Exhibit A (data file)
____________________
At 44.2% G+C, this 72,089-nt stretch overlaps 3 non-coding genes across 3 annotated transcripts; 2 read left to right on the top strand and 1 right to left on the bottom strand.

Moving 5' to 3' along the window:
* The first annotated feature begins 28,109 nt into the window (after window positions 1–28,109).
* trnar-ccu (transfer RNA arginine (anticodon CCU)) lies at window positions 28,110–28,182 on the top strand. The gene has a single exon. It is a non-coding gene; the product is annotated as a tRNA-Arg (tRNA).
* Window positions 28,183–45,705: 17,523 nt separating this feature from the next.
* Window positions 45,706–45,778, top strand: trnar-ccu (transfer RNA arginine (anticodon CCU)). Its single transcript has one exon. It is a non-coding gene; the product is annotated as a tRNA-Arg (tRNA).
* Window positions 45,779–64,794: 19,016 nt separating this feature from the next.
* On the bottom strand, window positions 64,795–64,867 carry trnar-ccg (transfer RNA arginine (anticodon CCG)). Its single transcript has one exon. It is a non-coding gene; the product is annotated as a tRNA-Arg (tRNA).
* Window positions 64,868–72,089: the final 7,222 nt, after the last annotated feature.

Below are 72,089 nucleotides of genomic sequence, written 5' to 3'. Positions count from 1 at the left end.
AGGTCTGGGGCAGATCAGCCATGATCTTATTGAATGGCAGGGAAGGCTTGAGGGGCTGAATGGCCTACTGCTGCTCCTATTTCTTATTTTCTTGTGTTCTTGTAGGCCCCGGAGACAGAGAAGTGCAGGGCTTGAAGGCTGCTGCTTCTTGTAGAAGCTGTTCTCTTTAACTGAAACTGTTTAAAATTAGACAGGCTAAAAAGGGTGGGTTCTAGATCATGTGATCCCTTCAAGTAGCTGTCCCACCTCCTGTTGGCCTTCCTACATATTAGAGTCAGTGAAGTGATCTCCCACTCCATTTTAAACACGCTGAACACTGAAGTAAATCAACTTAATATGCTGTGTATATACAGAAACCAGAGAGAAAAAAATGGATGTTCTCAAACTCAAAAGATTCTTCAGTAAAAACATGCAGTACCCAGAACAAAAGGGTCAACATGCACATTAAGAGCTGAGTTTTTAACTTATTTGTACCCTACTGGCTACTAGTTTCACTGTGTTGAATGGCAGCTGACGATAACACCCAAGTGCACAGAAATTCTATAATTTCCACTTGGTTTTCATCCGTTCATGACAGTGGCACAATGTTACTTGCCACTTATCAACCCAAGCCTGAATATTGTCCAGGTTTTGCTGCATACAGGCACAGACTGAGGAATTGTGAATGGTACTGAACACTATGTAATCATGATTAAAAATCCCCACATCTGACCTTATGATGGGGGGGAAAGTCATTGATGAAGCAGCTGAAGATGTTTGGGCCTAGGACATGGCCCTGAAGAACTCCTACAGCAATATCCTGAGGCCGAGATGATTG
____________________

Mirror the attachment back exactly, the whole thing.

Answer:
At 44.2% G+C, this 72,089-nt stretch overlaps 3 non-coding genes across 3 annotated transcripts; 2 read left to right on the top strand and 1 right to left on the bottom strand.

Moving 5' to 3' along the window:
* The first annotated feature begins 28,109 nt into the window (after window positions 1–28,109).
* trnar-ccu (transfer RNA arginine (anticodon CCU)) lies at window positions 28,110–28,182 on the top strand. The gene has a single exon. It is a non-coding gene; the product is annotated as a tRNA-Arg (tRNA).
* Window positions 28,183–45,705: 17,523 nt separating this feature from the next.
* Window positions 45,706–45,778, top strand: trnar-ccu (transfer RNA arginine (anticodon CCU)). Its single transcript has one exon. It is a non-coding gene; the product is annotated as a tRNA-Arg (tRNA).
* Window positions 45,779–64,794: 19,016 nt separating this feature from the next.
* On the bottom strand, window positions 64,795–64,867 carry trnar-ccg (transfer RNA arginine (anticodon CCG)). Its single transcript has one exon. It is a non-coding gene; the product is annotated as a tRNA-Arg (tRNA).
* Window positions 64,868–72,089: the final 7,222 nt, after the last annotated feature.

Below are 72,089 nucleotides of genomic sequence, written 5' to 3'. Positions count from 1 at the left end.
AGGTCTGGGGCAGATCAGCCATGATCTTATTGAATGGCAGGGAAGGCTTGAGGGGCTGAATGGCCTACTGCTGCTCCTATTTCTTATTTTCTTGTGTTCTTGTAGGCCCCGGAGACAGAGAAGTGCAGGGCTTGAAGGCTGCTGCTTCTTGTAGAAGCTGTTCTCTTTAACTGAAACTGTTTAAAATTAGACAGGCTAAAAAGGGTGGGTTCTAGATCATGTGATCCCTTCAAGTAGCTGTCCCACCTCCTGTTGGCCTTCCTACATATTAGAGTCAGTGAAGTGATCTCCCACTCCATTTTAAACACGCTGAACACTGAAGTAAATCAACTTAATATGCTGTGTATATACAGAAACCAGAGAGAAAAAAATGGATGTTCTCAAACTCAAAAGATTCTTCAGTAAAAACATGCAGTACCCAGAACAAAAGGGTCAACATGCACATTAAGAGCTGAGTTTTTAACTTATTTGTACCCTACTGGCTACTAGTTTCACTGTGTTGAATGGCAGCTGACGATAACACCCAAGTGCACAGAAATTCTATAATTTCCACTTGGTTTTCATCCGTTCATGACAGTGGCACAATGTTACTTGCCACTTATCAACCCAAGCCTGAATATTGTCCAGGTTTTGCTGCATACAGGCACAGACTGAGGAATTGTGAATGGTACTGAACACTATGTAATCATGATTAAAAATCCCCACATCTGACCTTATGATGGGGGGGAAAGTCATTGATGAAGCAGCTGAAGATGTTTGGGCCTAGGACATGGCCCTGAAGAACTCCTACAGCAATATCCTGAGGCCGAGATGATTG